Moreover, the question was raised as to whether The Discipline requires new elections to be held. The controlling provision states that “[d]elegates to the General Conference shall be elected at the session of the annual conference held not more than two annual conference sessions before the calendar year preceding the session of the General Conference.” ¶ 502.3. Under this disciplinary paragraph, elections conducted at either the 2018 or 2019 session of annual conference would be valid and operative for the 2020 General Conference. The record clearly shows that the delegates of the Western Pennsylvania, Kenya-Ethiopia, and Alaska Conferences were duly elected, certified, and reported in 2019 for the purpose of being seated in the 2020 General Conference as well as jurisdictional and central conferences. Having properly conducted elections in 2019, the three petitioning annual conferences have satisfied the requirements of ¶ 502.3 for the postponed 2020 General Conference and, therefore, are not required to hold new elections. 

The second part of the Alaska petition asking the Judicial Council to determine “the legality of the decision of the Commission on the General Conference to postpone General Conference 2020 into 2024 to be held in lieu of the previously announced regular General Conference of 2024” is mooted by the foregoing analysis.

Decision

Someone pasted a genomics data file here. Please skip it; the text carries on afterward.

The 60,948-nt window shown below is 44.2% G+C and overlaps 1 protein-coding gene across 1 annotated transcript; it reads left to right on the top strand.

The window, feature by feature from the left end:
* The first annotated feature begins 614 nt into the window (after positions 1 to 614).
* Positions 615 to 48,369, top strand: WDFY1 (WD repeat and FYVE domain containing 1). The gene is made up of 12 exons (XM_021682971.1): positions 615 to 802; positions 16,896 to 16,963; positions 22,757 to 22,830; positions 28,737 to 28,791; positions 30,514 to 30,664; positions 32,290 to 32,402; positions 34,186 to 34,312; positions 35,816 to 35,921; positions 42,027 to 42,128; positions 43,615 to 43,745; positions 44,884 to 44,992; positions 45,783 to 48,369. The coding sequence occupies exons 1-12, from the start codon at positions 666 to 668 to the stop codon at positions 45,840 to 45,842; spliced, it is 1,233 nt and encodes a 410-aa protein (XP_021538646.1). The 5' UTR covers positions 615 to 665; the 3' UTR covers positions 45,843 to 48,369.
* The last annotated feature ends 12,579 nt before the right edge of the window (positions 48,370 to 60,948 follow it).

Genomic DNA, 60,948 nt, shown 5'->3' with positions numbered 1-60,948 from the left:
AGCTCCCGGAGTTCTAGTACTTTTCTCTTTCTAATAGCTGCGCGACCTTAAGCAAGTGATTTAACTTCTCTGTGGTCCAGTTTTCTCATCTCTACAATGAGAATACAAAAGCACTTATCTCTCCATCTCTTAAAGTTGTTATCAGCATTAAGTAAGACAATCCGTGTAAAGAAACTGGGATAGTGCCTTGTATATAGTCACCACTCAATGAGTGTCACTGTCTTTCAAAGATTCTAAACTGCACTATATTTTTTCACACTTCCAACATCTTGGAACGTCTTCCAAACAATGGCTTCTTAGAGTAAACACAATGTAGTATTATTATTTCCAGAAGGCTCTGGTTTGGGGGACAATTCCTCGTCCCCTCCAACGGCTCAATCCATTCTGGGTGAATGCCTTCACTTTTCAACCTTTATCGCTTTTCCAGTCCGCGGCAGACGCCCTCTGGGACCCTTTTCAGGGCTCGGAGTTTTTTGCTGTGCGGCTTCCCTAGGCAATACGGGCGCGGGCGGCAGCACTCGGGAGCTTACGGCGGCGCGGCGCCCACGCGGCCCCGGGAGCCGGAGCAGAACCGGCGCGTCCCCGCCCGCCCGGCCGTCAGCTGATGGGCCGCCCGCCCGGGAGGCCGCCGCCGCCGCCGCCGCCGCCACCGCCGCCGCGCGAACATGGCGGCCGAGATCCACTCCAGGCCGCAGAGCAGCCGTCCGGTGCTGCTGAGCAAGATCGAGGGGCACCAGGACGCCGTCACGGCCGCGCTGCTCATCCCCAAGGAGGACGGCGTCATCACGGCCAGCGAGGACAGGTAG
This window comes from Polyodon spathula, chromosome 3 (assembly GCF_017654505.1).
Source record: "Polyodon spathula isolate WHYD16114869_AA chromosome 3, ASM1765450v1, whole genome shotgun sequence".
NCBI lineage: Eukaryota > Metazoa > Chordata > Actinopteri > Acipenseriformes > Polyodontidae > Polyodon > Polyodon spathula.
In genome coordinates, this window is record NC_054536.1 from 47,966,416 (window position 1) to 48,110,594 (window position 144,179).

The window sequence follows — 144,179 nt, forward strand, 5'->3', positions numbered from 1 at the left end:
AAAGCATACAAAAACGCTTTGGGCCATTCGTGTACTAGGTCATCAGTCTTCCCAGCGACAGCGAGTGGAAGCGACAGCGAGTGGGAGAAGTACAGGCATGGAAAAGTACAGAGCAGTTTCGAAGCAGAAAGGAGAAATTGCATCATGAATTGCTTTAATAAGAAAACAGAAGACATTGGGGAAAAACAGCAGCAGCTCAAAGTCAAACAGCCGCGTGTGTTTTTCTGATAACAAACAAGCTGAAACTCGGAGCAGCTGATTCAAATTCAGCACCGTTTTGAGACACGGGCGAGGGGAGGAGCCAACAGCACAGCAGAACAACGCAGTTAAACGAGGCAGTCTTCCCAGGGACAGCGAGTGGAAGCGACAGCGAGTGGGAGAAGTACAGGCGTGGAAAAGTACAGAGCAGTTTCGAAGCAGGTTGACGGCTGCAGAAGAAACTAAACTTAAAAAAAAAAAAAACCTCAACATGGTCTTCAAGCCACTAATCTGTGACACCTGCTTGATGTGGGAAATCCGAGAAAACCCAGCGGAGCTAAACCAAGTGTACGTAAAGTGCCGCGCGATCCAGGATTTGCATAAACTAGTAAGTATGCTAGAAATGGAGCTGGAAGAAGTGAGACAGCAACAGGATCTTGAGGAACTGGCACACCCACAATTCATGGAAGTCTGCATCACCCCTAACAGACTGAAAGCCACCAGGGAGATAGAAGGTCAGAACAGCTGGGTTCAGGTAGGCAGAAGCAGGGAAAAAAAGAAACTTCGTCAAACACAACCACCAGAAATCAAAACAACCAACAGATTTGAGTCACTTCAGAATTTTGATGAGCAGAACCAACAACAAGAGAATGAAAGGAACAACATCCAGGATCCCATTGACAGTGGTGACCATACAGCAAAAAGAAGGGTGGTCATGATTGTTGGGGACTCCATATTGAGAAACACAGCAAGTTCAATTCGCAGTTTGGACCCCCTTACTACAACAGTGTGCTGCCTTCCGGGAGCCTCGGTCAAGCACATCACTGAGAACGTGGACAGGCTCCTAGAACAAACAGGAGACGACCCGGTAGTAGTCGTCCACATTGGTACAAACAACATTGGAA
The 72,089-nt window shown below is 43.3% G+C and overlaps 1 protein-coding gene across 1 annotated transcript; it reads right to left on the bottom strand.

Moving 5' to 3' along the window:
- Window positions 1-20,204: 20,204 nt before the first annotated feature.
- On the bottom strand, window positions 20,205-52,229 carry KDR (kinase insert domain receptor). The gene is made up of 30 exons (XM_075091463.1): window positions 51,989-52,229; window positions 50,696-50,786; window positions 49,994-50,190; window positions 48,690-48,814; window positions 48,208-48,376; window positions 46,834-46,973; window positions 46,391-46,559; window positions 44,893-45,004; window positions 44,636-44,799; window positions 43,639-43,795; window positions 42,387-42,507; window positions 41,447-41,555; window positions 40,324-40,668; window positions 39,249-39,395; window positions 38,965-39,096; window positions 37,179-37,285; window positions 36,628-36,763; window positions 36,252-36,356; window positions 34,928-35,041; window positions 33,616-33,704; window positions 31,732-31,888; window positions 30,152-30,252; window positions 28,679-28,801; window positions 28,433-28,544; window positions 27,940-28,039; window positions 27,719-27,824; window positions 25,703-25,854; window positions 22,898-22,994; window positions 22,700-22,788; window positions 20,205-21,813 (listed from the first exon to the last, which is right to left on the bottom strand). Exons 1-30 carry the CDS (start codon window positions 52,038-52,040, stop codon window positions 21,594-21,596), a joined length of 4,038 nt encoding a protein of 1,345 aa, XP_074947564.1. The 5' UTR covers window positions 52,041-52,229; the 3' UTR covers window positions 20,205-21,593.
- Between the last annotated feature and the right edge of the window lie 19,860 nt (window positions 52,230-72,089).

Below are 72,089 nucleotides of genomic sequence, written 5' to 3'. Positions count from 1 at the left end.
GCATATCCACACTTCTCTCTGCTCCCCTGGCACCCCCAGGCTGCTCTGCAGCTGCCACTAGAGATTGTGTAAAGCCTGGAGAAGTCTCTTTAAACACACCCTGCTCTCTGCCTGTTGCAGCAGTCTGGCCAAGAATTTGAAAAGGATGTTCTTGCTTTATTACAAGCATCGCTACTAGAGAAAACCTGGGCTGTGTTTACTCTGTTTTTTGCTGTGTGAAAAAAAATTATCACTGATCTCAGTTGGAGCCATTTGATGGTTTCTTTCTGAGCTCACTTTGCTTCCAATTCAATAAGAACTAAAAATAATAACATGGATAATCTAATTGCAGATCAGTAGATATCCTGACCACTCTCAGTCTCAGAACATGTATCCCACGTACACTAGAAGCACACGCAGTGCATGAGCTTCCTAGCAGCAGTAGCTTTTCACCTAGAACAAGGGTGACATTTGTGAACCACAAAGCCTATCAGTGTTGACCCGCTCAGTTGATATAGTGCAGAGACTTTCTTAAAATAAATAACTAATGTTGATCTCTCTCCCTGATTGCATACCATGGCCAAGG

The reserved right of an annual conference to vote on the election of clergy and lay delegates to General Conference, jurisdictional, and central conferences is a cornerstone of United Methodist connectional polity and cannot be abrogated. No provision in The Discipline authorizes the cancellation of a regular session of General Conference or the annulment of elections properly conducted by an annual conference. The next meeting scheduled for 2024 is designated as the postponed 2020 General Conference. Annual conferences that conducted elections in 2019 have met the requirements of ¶ 502.3 and, therefore, are not required to hold new elections. The delegates duly elected to the 2020 General Conference for the 2020-2024 Quadrennium stand as submitted and certified by the annual conference secretaries for the purpose of being seated in the postponed 2020 General Conference as well as jurisdictional and central conferences.